“Our success as a nation really depends on the success of women, and this is something that has to be unleashed in a more important way than it has,” Pelosi told a roundtable for reporters Thursday afternoon.
The campaign aims to make women in the economy an issue that becomes “too hot to handle,” so Congress must take action, similar to the popular pressure to pass immigration reform, according to Pelosi. House Democratic women want to raise women’s voices over a specific set of policies, like paycheck fairness, paid leave and child care funding, many of which have languished in Congress for years. At a time when progress on the gender gap has stalled, women still earn only 77 cents for every dollar earned by men. Raising the minimum wage to $10 is one key factor to addressing this gap, because two-thirds of minimum wage workers are women. Affordable child care is another one of the “missing links” that is preventing the economy from reaching its full potential, according to Pelosi.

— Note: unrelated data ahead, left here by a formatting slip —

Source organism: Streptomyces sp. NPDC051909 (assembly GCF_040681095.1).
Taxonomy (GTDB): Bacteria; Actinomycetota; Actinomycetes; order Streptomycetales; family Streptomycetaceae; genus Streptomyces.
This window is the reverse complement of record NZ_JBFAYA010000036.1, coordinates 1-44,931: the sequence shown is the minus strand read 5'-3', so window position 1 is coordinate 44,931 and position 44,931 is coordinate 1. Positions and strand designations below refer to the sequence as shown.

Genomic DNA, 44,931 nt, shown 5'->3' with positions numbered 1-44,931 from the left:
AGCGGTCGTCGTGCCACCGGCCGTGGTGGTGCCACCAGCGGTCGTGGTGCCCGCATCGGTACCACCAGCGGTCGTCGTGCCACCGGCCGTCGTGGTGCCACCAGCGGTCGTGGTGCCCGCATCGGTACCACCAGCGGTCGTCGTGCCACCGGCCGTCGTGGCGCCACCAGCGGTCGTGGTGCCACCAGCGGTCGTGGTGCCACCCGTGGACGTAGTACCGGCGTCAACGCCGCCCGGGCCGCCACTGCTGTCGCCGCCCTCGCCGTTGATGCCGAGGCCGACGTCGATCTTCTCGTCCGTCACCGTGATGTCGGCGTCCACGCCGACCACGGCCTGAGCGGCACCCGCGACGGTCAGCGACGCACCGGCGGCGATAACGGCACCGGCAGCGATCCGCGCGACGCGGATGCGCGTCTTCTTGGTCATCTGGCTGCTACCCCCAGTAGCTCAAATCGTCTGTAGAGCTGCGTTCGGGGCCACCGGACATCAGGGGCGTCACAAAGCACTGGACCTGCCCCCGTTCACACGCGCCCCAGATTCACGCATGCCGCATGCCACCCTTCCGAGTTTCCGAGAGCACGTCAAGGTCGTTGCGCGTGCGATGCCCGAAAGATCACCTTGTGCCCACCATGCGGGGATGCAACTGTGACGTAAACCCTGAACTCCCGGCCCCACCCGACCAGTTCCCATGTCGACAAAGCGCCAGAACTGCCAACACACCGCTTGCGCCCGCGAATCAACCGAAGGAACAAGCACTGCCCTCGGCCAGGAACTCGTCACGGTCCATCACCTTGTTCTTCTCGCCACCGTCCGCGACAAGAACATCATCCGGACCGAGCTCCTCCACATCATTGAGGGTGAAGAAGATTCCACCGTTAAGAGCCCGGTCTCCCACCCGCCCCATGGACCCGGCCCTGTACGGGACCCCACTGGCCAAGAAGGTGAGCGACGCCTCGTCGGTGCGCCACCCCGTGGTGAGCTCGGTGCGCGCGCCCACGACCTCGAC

A record number of women are the breadwinners of their families, tripling in number since 1960, but public policy has not kept up.
“This is more urgent now because we have a disparity of income that is growing and growing and the gap keeps expanding, and women are at the low end of that,” she said, noting the country’s “growth is stunted because of public policy that is not as family-friendly as it ought to be.” At the same time, sequestration is devastating programs for early childhood education and care, adding to low-income mothers’ burden.
Pelosi stressed that women’s health and preventing sexual harassment, while important, are separate from their strictly economic focus here. So far in the 113th Congress, Republicans have chosen to focus on restricting women’s health and embarking on their 38th Obamacare repeal vote, while one GOP congresswoman insisted women do not need equal pay after all.